Mentorship is mutually beneficial. Mentees enjoy the advantage of their mentors’ experience, support and encouragement, and mentors may experience an increase in research productivity and enhanced professional recognition as a result of mentoring. Mentees, specifically doctoral students in the psychology field, benefit from mentorship through the development of professional skills, scholarly productivity, enhanced networking, and increased dissertation success. Realizing the importance of mentorships, APA has taken the position on mentoring that all emerging psychologists deserve quality mentorships that facilitate leadership development.
Listed below are several mentoring opportunities for career development and research experience offered by APA:
In an effort to increase the success of underrepresented groups in graduate school and entering professions, the Office on Disability Issues in Psychology offers a mentoring program that supports psychology students with disabilities, early career psychologists with disabilities, and psychologists who develop disabilities. The yearlong program provides these students and psychologists with the opportunity to learn from experienced psychologists with disabilities. The application process for the 2017–18 term begins on Aug. 15, 2017.
The American Psychological Association of Graduate Students Committee on Sexual Orientation and Gender Diversity (APAGS-CSOGD) offers a yearlong mentoring program from September through August for LGBT graduate students in psychology to be mentored by colleagues who share similar interests, experiences and goals.
Mentors and mentees meet at least six times throughout the program, in person or remotely. Psychology professionals and graduate students who have completed at least three years of psychology may serve as mentors.
Division 2: The Society for the Teaching of Psychology (STP) Professional Development Service Program
This program provides graduate students and early career faculty with career-related assistance by matching them with mentors who share their interests. Mentors are fellows of STP and have at least seven years of teaching experience.
Division 17: Society of Counseling Psychology Special Task Group on Mentoring International Students
As a response to the increase in the number of international students in counseling psychology programs and the various challenges, such as language barriers, that these students face, APA formed a task group to provide them with support.
The task group provides an opportunity for international students to become involved in Div. 17 and to connect with other international professionals in the field. The mentoring program enables international graduate students to participate in professional development.
Division 21: Applied Experimental and Engineering Psychology Mentoring Program
Mentees gain the opportunity to learn from the experiences of other industry and academic professionals in a variety of areas, including deciding which graduate courses are appropriate with their future goals, preparing for a board certification, or securing funding for research programs. The mentorship chair of the Division collects applications and assigns mentors.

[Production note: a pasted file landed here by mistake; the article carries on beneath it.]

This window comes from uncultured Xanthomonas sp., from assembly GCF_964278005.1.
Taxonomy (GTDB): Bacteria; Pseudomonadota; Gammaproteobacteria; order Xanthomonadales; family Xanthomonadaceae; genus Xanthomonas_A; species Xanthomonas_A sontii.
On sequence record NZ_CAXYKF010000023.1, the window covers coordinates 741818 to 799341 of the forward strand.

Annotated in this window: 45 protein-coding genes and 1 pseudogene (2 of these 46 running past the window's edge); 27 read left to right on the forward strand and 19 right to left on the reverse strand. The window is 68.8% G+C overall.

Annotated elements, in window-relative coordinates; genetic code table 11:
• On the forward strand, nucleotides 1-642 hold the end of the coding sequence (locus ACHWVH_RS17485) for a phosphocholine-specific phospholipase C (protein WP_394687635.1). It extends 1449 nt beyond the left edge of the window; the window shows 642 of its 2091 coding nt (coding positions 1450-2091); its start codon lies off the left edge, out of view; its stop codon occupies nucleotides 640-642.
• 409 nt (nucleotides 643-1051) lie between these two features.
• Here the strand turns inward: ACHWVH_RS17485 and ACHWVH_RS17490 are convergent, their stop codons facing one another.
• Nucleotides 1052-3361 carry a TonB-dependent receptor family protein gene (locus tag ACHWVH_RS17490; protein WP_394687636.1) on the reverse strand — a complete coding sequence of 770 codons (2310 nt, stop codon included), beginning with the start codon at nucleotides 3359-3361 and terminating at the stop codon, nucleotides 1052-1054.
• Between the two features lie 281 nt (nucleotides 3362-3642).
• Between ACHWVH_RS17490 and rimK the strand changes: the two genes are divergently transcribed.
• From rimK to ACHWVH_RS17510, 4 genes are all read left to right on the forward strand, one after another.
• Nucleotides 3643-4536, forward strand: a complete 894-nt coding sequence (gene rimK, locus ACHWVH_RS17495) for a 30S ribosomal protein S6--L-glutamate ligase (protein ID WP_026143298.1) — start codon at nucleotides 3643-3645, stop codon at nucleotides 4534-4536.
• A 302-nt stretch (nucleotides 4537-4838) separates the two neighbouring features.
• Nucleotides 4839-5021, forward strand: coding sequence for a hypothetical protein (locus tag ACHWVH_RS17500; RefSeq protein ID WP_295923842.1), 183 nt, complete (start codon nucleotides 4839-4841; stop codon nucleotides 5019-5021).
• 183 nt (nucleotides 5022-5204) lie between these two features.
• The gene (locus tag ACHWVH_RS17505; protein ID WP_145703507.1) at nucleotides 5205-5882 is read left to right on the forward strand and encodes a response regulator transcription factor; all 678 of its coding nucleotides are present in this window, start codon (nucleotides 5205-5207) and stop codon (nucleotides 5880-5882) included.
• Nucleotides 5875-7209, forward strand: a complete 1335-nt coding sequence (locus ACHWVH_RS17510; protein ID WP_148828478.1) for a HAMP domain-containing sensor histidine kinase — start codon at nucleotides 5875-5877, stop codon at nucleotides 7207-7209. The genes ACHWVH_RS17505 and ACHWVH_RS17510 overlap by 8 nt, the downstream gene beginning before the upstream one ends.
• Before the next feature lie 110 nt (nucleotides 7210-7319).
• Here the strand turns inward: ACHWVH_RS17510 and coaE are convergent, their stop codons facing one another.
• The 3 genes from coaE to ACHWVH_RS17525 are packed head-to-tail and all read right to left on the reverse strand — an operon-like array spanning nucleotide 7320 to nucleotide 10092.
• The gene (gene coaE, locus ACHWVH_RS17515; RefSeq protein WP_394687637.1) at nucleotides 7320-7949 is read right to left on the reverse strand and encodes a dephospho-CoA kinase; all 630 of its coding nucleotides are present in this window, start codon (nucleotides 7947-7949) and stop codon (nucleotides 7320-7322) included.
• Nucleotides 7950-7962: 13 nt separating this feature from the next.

Division 45: Society for the Psychological Study of Culture, Ethnicity and Race Mentoring Program
This Division's mentoring steering committee connects graduate students who are future practitioners, researchers and scholars with a diverse collection of professional and academic APA members for mentorship.
The mentorship program is dedicated to increasing access for diverse students in professional and academic fields and has matched over 40 students with long-term mentors.
The Minority Fellowship Program (MFP) Psychology Summer Institute (PSI)
Each summer, MFP runs the Psychology Summer Institute at APA, which provides travel support, mentoring, professional development, and networking for 20 advanced doctoral and early career fellows per year via a one-week intensive training. PSI receives partial support from the SAMHSA Fellowship grants.
Participants receive one-on-one mentoring and help with developing a grant proposal, postdoctoral fellowship, dissertation, treatment program, publication or program evaluation project on issues affecting racial and ethnic minority communities.
This year’s PSI will be held July 9–15, 2017.
Funded by a grant from the National Institute of Mental Health, Cyber Mentors prepares social scientists for research careers that examine health disparities among populations, matching early career scientists with mentors who are leaders in the field. Mentees receive one-on-one mentoring that includes career development and research application draft assistance.
With grant support of $793,978 per year from SAMHSA, APA’s Minority Fellowship Program (MFP) offers the Mental Health and Substance Abuse Services Fellowship, which provides financial support, mentoring, and professional development for 24 doctoral fellows and one postdoctoral fellow per year. MFP additionally supports nine Training Advisory Committee members focused on doctoral and postdoctoral training.
With grant support of $532,000 per year from SAMHSA, the MFP also offers the STAY Fellowship, which provides financial support, mentoring and professional development for up to 40 master’s fellows per year. MFP also supports nine Training Advisory Committee members focused on training master’s-level practitioners to work with youth.
 Johnson, W.B. The Intentional Mentor: Strategies and Guidelines for the Practice of Mentoring. Professional Psychology: Research and Practice, 2002, Vol. 33, No. 1, 88–96.